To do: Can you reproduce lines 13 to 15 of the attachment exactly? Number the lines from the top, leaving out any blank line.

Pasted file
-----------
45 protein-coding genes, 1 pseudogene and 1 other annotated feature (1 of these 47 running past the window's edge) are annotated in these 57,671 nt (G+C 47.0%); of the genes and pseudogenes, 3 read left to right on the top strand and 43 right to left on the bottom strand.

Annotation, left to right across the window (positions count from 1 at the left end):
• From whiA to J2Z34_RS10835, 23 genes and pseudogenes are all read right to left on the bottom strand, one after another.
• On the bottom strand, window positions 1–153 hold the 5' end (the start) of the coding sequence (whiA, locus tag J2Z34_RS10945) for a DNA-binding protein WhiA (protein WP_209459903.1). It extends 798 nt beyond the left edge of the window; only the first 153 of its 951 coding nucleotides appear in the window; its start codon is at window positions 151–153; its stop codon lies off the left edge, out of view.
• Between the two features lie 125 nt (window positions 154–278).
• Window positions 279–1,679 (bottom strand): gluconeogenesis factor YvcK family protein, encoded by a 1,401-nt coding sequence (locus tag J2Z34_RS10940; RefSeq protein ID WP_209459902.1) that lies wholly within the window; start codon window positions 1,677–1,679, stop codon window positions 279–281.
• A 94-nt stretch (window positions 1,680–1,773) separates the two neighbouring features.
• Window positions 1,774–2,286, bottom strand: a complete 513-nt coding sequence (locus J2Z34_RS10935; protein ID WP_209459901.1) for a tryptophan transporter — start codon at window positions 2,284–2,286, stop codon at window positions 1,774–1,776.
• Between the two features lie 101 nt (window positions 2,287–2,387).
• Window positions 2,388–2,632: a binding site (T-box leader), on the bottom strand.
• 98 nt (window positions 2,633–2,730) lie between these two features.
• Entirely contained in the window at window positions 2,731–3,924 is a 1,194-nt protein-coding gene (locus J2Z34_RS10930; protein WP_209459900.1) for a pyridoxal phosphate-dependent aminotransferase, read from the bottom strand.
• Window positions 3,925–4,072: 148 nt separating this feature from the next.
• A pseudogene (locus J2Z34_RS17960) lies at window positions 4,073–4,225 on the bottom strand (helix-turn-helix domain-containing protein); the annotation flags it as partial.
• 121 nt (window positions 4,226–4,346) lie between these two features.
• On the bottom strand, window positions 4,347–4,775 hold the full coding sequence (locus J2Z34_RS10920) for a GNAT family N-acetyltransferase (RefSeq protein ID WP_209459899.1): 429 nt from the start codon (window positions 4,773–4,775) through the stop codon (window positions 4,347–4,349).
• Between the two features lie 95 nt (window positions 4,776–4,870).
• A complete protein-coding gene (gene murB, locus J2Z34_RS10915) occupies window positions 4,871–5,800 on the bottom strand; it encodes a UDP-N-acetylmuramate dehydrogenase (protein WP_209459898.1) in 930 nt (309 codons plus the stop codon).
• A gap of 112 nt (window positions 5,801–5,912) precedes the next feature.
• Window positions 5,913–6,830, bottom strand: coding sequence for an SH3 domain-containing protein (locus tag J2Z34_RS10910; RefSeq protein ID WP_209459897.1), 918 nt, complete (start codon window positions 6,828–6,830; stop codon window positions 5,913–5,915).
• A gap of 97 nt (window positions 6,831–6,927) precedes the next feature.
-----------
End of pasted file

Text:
• Window positions 3,925–4,072: 148 nt separating this feature from the next.
• A pseudogene (locus J2Z34_RS17960) lies at window positions 4,073–4,225 on the bottom strand (helix-turn-helix domain-containing protein); the annotation flags it as partial.
• 121 nt (window positions 4,226–4,346) lie between these two features.